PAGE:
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Fabiano Caruana vs Hikaru Nakamura
Zurich Chess Challenge (Rapid) (2014) (rapid), Zurich SUI, rd 1, Feb-04
Benoni Defense: Fianchetto Variation (A62)  ·  1-0

ANALYSIS [x]

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Kibitzer's Corner
Feb-04-14  SirRuthless: Wow. Caruana was a man possessed today.Completely outplayed Nakamura. He is establishing himself as a great rapid player over the 2013 london chess classic(rapid) and in this event. Also I notice he is exploring some of the more sketchy openings like Dutch and KID with black pieces. I think he is one of the strongest players with white pieces around but he seems to be searching for a way to spice up his repertoire with the black pieces. I see a concerted effort to play more fighting chess recently. Good for him.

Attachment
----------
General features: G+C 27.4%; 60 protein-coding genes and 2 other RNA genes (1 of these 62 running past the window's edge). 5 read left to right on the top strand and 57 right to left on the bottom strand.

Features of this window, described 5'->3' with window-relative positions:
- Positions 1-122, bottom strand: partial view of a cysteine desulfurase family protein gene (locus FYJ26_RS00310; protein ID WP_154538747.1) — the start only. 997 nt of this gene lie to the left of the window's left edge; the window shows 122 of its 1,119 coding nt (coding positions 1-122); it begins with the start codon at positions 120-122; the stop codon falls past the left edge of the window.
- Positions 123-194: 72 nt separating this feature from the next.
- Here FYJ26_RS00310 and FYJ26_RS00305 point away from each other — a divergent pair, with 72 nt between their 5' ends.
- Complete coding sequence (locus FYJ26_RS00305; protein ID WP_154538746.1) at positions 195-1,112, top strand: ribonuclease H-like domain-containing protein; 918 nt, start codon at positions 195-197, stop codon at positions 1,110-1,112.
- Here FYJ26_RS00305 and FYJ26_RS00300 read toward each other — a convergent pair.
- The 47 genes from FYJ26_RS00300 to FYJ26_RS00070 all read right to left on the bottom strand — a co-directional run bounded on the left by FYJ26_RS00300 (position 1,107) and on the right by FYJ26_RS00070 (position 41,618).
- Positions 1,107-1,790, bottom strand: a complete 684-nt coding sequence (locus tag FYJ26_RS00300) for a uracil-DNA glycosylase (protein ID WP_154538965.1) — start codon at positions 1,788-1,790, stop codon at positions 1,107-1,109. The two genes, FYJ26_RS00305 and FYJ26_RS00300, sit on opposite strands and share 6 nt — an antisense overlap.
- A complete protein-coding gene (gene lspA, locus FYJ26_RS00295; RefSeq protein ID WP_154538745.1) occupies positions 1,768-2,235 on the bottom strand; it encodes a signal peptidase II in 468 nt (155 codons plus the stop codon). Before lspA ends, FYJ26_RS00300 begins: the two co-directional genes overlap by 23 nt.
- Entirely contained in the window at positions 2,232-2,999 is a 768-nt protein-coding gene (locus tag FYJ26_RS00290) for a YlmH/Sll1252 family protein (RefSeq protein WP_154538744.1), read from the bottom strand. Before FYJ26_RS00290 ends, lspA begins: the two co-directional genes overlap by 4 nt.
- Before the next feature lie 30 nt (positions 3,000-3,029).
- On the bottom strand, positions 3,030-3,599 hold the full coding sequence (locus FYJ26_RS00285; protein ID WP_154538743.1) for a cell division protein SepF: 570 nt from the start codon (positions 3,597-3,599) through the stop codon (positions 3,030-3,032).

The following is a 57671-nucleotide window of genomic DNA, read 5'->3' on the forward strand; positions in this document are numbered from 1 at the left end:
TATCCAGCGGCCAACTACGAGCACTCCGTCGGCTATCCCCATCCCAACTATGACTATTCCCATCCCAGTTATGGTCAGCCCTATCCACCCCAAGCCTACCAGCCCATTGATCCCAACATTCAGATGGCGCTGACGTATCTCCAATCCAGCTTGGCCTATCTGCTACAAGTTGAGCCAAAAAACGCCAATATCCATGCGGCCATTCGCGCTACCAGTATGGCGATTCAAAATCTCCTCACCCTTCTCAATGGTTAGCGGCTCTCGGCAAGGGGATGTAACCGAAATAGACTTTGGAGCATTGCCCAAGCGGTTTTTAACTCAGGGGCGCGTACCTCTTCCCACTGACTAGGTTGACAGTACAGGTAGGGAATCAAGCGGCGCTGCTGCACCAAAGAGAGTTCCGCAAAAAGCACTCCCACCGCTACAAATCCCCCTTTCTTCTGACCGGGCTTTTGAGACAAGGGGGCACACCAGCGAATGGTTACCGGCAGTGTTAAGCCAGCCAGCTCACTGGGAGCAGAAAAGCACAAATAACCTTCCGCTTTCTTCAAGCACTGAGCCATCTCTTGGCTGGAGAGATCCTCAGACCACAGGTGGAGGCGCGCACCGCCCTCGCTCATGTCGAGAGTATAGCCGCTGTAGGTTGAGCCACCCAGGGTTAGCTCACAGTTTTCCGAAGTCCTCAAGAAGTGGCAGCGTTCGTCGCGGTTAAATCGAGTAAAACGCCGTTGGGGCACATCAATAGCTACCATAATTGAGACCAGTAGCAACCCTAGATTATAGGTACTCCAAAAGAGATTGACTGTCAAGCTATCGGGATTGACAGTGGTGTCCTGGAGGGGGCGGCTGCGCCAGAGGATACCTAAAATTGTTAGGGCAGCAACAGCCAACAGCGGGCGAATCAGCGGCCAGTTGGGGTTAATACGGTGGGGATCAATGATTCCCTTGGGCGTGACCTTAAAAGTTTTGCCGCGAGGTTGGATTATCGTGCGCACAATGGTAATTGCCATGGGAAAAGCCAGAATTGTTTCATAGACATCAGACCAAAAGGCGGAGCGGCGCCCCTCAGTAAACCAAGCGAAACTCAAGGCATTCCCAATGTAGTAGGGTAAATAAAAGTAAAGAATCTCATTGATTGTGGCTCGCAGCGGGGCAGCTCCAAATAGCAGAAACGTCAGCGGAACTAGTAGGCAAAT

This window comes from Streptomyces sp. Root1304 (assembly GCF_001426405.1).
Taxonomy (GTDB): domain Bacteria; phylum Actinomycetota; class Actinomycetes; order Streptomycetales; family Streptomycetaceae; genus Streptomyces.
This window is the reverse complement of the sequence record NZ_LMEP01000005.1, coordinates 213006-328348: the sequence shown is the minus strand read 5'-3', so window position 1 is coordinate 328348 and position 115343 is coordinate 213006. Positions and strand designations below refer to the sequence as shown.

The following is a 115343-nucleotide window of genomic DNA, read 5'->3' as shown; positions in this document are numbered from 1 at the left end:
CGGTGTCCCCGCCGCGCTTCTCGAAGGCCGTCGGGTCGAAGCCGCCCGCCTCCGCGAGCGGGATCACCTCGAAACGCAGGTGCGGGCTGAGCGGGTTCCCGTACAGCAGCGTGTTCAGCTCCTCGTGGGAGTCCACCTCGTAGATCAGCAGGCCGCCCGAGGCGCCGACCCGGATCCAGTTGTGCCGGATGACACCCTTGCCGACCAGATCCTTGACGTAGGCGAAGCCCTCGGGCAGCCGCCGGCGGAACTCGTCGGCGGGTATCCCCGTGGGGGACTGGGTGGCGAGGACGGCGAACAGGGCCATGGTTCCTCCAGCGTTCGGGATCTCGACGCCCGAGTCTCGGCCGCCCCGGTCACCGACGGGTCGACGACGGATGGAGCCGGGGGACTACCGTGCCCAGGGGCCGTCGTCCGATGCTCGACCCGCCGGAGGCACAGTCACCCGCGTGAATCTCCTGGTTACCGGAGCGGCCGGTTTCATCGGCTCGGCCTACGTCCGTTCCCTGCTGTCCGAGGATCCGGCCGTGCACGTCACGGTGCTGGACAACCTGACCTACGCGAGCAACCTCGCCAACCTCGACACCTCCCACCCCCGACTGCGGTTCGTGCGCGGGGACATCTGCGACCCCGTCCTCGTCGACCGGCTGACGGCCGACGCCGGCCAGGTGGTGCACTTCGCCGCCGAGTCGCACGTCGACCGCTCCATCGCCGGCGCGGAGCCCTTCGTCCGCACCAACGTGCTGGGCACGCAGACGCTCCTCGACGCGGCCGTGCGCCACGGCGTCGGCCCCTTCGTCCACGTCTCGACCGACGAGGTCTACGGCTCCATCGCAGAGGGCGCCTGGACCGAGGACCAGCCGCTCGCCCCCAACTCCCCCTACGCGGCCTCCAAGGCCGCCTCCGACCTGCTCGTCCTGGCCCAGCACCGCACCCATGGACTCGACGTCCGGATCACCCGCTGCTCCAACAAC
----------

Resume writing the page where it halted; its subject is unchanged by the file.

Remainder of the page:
Feb-05-14  ChessYouGood: Caruana played well, but Nakamura made it easier than it needed to be. The benoni as black is more suited to players who can solve the inherent opening difficulties, such as the backward d6 pawn and lack of space, tactically. This does not occur here. The 11...h6, 12...Kh7 manouvre just seems to waste time and provide an obvious target for white. The undevelopment of the queen's bishop doesn't help (although sadly necessary to give the queen's knight a solitary square). The king bishop, also requiring redevlopment at move 32 back to g7 (it meanwhile, like its consort, had to make room for the other clumsy knight), just concedes the misplacement of queen and c8 rook. But it's no excuse for 33....f5, which looks ugly in form and is in substance uglier: 34. e4 plays itself.
Feb-05-14  MarkFinan: This was a rapid game. You can't really judge any player on rapid games. I'm sure if this was a game of classical chess he wouldn't have made those moves!

Go Nakamura 😃

Feb-05-14  Jim Bartle: <This was a rapid game. You can't really judge any player on rapid games.>

I agree entirely. Shirov made similar comment in Fire on Board, something like "quickly played, quickly forgotten."

Feb-05-14  MarkFinan: Jim.. I don't think this crank would care if Nakamura had a 3000 elo, he *hates* him with a passion that I've never seen another person hate a chess player like!